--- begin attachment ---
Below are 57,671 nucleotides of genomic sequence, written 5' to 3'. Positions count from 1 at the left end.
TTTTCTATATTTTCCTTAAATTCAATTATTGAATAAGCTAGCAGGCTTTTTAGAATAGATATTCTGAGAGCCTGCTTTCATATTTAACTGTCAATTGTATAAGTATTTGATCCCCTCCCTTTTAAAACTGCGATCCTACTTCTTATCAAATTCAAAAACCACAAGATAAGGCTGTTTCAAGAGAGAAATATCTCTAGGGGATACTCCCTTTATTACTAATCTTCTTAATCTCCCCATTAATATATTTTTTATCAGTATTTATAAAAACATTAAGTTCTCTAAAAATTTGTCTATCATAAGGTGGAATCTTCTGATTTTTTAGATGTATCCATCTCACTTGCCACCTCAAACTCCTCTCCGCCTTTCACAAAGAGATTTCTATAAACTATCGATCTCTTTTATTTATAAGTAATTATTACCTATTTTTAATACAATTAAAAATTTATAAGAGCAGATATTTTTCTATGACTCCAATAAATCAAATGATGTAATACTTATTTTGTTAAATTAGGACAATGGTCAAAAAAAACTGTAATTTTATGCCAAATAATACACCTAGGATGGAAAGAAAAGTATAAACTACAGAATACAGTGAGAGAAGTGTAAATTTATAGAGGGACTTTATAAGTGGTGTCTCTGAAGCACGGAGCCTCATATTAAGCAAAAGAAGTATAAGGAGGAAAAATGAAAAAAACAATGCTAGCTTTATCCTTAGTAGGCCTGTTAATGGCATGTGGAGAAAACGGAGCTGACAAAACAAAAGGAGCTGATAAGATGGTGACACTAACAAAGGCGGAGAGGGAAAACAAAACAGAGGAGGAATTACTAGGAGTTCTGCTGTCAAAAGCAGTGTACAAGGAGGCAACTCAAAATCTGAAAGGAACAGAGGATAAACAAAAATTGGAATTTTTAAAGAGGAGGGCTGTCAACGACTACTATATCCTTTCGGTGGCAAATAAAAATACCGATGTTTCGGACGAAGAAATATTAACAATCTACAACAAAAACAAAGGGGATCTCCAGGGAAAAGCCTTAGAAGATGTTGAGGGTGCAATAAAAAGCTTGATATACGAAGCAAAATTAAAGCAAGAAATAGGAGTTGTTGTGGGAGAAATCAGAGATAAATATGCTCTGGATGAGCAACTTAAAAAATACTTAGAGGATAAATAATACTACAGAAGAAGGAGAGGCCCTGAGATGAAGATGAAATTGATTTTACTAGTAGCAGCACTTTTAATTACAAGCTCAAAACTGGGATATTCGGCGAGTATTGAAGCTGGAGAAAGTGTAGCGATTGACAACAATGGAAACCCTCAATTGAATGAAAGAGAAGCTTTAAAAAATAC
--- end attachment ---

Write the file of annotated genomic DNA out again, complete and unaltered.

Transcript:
Below are 57,671 nucleotides of genomic sequence, written 5' to 3'. Positions count from 1 at the left end.
TTTTCTATATTTTCCTTAAATTCAATTATTGAATAAGCTAGCAGGCTTTTTAGAATAGATATTCTGAGAGCCTGCTTTCATATTTAACTGTCAATTGTATAAGTATTTGATCCCCTCCCTTTTAAAACTGCGATCCTACTTCTTATCAAATTCAAAAACCACAAGATAAGGCTGTTTCAAGAGAGAAATATCTCTAGGGGATACTCCCTTTATTACTAATCTTCTTAATCTCCCCATTAATATATTTTTTATCAGTATTTATAAAAACATTAAGTTCTCTAAAAATTTGTCTATCATAAGGTGGAATCTTCTGATTTTTTAGATGTATCCATCTCACTTGCCACCTCAAACTCCTCTCCGCCTTTCACAAAGAGATTTCTATAAACTATCGATCTCTTTTATTTATAAGTAATTATTACCTATTTTTAATACAATTAAAAATTTATAAGAGCAGATATTTTTCTATGACTCCAATAAATCAAATGATGTAATACTTATTTTGTTAAATTAGGACAATGGTCAAAAAAAACTGTAATTTTATGCCAAATAATACACCTAGGATGGAAAGAAAAGTATAAACTACAGAATACAGTGAGAGAAGTGTAAATTTATAGAGGGACTTTATAAGTGGTGTCTCTGAAGCACGGAGCCTCATATTAAGCAAAAGAAGTATAAGGAGGAAAAATGAAAAAAACAATGCTAGCTTTATCCTTAGTAGGCCTGTTAATGGCATGTGGAGAAAACGGAGCTGACAAAACAAAAGGAGCTGATAAGATGGTGACACTAACAAAGGCGGAGAGGGAAAACAAAACAGAGGAGGAATTACTAGGAGTTCTGCTGTCAAAAGCAGTGTACAAGGAGGCAACTCAAAATCTGAAAGGAACAGAGGATAAACAAAAATTGGAATTTTTAAAGAGGAGGGCTGTCAACGACTACTATATCCTTTCGGTGGCAAATAAAAATACCGATGTTTCGGACGAAGAAATATTAACAATCTACAACAAAAACAAAGGGGATCTCCAGGGAAAAGCCTTAGAAGATGTTGAGGGTGCAATAAAAAGCTTGATATACGAAGCAAAATTAAAGCAAGAAATAGGAGTTGTTGTGGGAGAAATCAGAGATAAATATGCTCTGGATGAGCAACTTAAAAAATACTTAGAGGATAAATAATACTACAGAAGAAGGAGAGGCCCTGAGATGAAGATGAAATTGATTTTACTAGTAGCAGCACTTTTAATTACAAGCTCAAAACTGGGATATTCGGCGAGTATTGAAGCTGGAGAAAGTGTAGCGATTGACAACAATGGAAACCCTCAATTGAATGAAAGAGAAGCTTTAAAAAATAC